Your calves are key here. The stronger your calf muscles, the better your body can absorb and appropriately distribute the forces from the ground through your entire body, or kinetic chain. 

“If you’re looking to start a running program, one of the best things you can do for the month to six weeks beforehand is to start doing some calf raises,” Dr. Willy says. “That will make your muscles stronger, and also condition the bone underneath,” increasing your resistance to both shin splints and stress fractures. Add in calf raises if you’re already running too—and a dedicated calf workout to really give them some attention won’t hurt, either.

Additionally, core and hip-stabilizing exercises improve your running alignment, and can help prevent the drop in your hips that can contribute to shin splints, Moran says. Simply practicing standing on one foot can help, she says. But you’ll also want to really target:

  • Your butt muscles, including your gluteus medius—a small muscle along the side of your butt. A great exercise to try is star toe touchThis workout also hits those small, stabilizing butt muscles.
  • All the muscles in your core, including your transverse abdominals (your deepest abdominal muscles) and obliques (the muscles on the sides of your trunk). Look to include moves like the plank and side plank. After you’ve mastered those, incorporate more complex single-leg movements, like single-leg deadlifts, lunges, and suitcase carries, which require you to fire your core to keep your body steady. 
  • Your hip flexors, through exercises like the banded marches and lunges.
2. Mind your mileage. 

Avoid rapidly ramping up the amount of time or distance you’re running or doing any other high-impact activity. Running coaches have long used the 10% rule, which means not increasing your total mileage by more than 10% each week. But what represents too much too soon for any single person depends on a wide variety of factors, from your experience level to your gait pattern to what’s going on in the rest of your life. 

Following training plans from credentialed coaches or credible sources, which build slowly over time, can help. But it’s also a good idea to listen to your body and go more slowly if you start to feel pain.

If you’re the type of runner who tends to train for one or two big races per year, try to keep some running in your schedule even when you’re not officially on a training program, Dr. Caballes says. That way, your bones and muscles will be better able to withstand the added strain when you begin increasing your mileage. 

3. Stabilize your forefoot. 

Dr. Caballes recommends runners work on better controlling the muscles in their feet. Working on this skill for as little as 5 to 10 minutes per day, a few days a week, makes a big difference, he says. In his clinic, he uses a wobbly tool called a MOBO mobility board ($90, and has runners do exercises like the banded foot twist, where you anchor a resistance band to a wall or door, stand on the wobbly board on one leg, and twist your torso while holding the other end of the band.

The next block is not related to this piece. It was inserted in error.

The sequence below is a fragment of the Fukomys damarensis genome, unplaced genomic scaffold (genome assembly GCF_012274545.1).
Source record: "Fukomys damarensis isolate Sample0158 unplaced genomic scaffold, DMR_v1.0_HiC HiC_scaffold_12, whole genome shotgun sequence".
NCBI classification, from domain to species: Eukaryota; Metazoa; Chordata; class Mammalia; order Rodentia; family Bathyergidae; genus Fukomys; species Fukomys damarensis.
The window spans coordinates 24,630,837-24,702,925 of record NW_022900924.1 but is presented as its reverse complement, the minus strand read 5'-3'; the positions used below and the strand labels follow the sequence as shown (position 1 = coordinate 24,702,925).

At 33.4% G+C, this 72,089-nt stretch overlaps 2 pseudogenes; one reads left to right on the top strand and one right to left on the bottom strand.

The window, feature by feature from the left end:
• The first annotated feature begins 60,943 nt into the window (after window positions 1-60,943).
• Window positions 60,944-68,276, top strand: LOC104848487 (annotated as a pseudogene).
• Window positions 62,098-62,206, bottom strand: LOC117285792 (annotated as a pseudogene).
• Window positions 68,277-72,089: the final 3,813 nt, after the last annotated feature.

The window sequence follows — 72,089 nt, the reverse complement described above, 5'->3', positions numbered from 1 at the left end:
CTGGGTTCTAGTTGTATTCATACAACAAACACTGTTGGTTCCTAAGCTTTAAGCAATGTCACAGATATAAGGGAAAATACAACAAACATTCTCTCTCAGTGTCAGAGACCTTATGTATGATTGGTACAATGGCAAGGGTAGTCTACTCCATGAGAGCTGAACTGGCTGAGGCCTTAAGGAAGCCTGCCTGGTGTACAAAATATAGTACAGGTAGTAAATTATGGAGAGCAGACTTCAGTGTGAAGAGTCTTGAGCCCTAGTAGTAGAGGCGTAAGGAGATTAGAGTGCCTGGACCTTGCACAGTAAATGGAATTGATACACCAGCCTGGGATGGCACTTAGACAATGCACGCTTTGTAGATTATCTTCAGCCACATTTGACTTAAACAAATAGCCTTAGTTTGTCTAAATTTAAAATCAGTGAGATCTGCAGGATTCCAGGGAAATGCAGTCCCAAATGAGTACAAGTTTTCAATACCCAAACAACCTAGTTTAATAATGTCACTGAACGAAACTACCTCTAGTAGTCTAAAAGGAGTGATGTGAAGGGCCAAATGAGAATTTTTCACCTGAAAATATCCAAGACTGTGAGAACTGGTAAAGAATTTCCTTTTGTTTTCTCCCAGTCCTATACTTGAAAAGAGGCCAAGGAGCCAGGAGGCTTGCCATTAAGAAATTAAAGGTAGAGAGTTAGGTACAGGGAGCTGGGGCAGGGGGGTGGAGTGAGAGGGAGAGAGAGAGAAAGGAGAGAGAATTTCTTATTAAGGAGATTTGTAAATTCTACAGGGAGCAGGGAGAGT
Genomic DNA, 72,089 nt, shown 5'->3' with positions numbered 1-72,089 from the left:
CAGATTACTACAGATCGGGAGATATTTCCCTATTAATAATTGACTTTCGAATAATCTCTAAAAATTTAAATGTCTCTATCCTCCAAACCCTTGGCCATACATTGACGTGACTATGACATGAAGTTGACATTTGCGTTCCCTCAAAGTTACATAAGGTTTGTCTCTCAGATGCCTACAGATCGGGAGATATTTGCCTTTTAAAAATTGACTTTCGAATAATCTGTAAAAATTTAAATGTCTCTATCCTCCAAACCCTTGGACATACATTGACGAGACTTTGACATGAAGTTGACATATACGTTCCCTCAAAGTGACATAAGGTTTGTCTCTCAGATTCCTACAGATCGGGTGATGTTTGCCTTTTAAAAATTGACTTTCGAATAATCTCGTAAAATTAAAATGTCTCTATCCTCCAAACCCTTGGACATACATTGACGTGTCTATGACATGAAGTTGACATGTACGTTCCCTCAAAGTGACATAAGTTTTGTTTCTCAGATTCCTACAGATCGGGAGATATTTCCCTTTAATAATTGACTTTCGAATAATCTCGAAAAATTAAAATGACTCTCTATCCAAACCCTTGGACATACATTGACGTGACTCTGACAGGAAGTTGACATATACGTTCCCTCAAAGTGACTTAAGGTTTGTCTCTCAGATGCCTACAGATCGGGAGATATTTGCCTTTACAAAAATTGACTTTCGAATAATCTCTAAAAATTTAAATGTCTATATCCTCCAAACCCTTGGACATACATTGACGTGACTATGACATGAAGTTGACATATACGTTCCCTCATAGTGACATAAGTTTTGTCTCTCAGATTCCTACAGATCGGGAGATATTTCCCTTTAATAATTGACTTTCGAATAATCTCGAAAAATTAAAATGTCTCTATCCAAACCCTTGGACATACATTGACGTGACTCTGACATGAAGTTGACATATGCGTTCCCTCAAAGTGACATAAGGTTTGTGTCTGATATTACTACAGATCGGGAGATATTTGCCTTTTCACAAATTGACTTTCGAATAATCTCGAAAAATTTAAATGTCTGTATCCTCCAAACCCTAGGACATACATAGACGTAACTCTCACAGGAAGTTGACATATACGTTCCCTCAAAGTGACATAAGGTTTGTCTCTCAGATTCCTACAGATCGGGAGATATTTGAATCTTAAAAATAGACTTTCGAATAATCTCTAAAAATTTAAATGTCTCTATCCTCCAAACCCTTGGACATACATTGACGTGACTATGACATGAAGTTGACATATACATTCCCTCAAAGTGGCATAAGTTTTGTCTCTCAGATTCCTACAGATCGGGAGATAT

But even without that specific board, you can do exercises like the pass around, where you stand on one foot and transfer a kettlebell, dumbbell, or heavy object like a milk jug from one hand to the other.

4. Mobilize your ankles. 

Rather than recommending specific stretches to prevent shin splints, Moran and Dr. Caballes advise focusing on mobility or how well your ankle is moving. Ankle mobility matters with shin splints, since the better the joint moves through its full range of motion, the less likely the tendon is to work overtime and pull on the periosteum.

Here’s how you can check your ankle mobility:

  • Stand, barefoot, with one foot about 1.5 to 2 inches away from a wall. 
  • Push your knee forward and see if you can touch it to the wall without lifting your heel off the ground. If so, you’re good!
  • If not, do a few repetitions of the same movement regularly to work toward increasing that range of motion.
  • Better yet, move your ankle in circles or trace letters with your toes while you’re sitting at your desk, to improve your mobility, Moran says. Ideally, you’d do a little bit of this every day, but three to five days per week is better than none, she says.
5. Nourish your body. 

Prioritizing eating before and after your workouts is important, whether you’re a new runner just getting started or are already logging heavy mileage. When you’re running or training heavily, not eating enough to fuel your workouts can lead to a state called low energy availability and, eventually, a condition called relative energy deficiency in sport (RED-S). This increases your risk of any type of injury, especially those involving bones, Moran says. Prioritize eating before and after workouts, but make sure you’re getting enough energy throughout the day too. Taking in foods rich in calcium and vitamin D can also be helpful for those at risk of bone injury, according to the Canadian Family Physician journal. 

6. Manage your stress. 

Whether the pressure you’re under comes from a training plan, a fight with your partner, or layoff threats at work, too much stress can increase your injury risk. 

“Your brain does not care—stress is stress is stress, and it can only take so much,” Moran says. 

Though you can’t always escape stressful situations, you can build your coping skills and be extra mindful about other injury prevention steps when life is otherwise overwhelming. Knowing when to back off your workout routine is crucial too. If exercise is a main form of self-care for you, finding chill ways to check that box can give your mind the release it needs while protecting your body from too much impact—and shin splints from developing along with it.